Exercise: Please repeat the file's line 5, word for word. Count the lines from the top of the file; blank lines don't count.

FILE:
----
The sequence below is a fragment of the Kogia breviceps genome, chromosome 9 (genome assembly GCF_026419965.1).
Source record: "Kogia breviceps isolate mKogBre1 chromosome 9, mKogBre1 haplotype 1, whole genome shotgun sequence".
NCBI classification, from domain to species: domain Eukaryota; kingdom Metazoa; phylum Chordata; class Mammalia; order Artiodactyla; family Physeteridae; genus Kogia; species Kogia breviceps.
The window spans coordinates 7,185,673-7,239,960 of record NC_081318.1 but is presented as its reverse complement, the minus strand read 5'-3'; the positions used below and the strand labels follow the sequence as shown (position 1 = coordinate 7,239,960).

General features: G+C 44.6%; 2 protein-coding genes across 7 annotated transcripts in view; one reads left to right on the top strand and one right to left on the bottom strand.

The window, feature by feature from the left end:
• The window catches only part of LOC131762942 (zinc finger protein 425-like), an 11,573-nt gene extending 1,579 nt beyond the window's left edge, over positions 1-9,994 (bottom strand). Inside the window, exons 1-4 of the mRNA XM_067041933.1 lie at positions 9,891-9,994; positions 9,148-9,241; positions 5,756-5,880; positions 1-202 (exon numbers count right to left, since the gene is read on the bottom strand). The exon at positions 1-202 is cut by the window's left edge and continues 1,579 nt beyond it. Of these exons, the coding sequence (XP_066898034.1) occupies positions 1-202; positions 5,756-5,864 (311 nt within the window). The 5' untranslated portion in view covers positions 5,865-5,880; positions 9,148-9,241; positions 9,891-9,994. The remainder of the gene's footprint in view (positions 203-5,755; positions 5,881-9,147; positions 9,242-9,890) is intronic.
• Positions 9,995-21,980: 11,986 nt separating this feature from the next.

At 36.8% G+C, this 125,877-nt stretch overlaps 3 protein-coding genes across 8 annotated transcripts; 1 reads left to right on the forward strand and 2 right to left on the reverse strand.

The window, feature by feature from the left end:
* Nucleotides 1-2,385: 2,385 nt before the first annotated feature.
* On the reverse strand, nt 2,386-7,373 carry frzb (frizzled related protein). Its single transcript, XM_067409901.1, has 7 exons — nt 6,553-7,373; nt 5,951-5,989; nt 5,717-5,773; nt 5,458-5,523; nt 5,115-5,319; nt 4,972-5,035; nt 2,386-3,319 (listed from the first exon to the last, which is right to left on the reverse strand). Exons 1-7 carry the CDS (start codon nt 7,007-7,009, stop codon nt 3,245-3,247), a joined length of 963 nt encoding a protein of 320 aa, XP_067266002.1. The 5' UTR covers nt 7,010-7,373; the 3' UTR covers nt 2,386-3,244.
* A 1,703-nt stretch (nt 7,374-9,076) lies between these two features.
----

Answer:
General features: G+C 44.6%; 2 protein-coding genes across 7 annotated transcripts in view; one reads left to right on the top strand and one right to left on the bottom strand.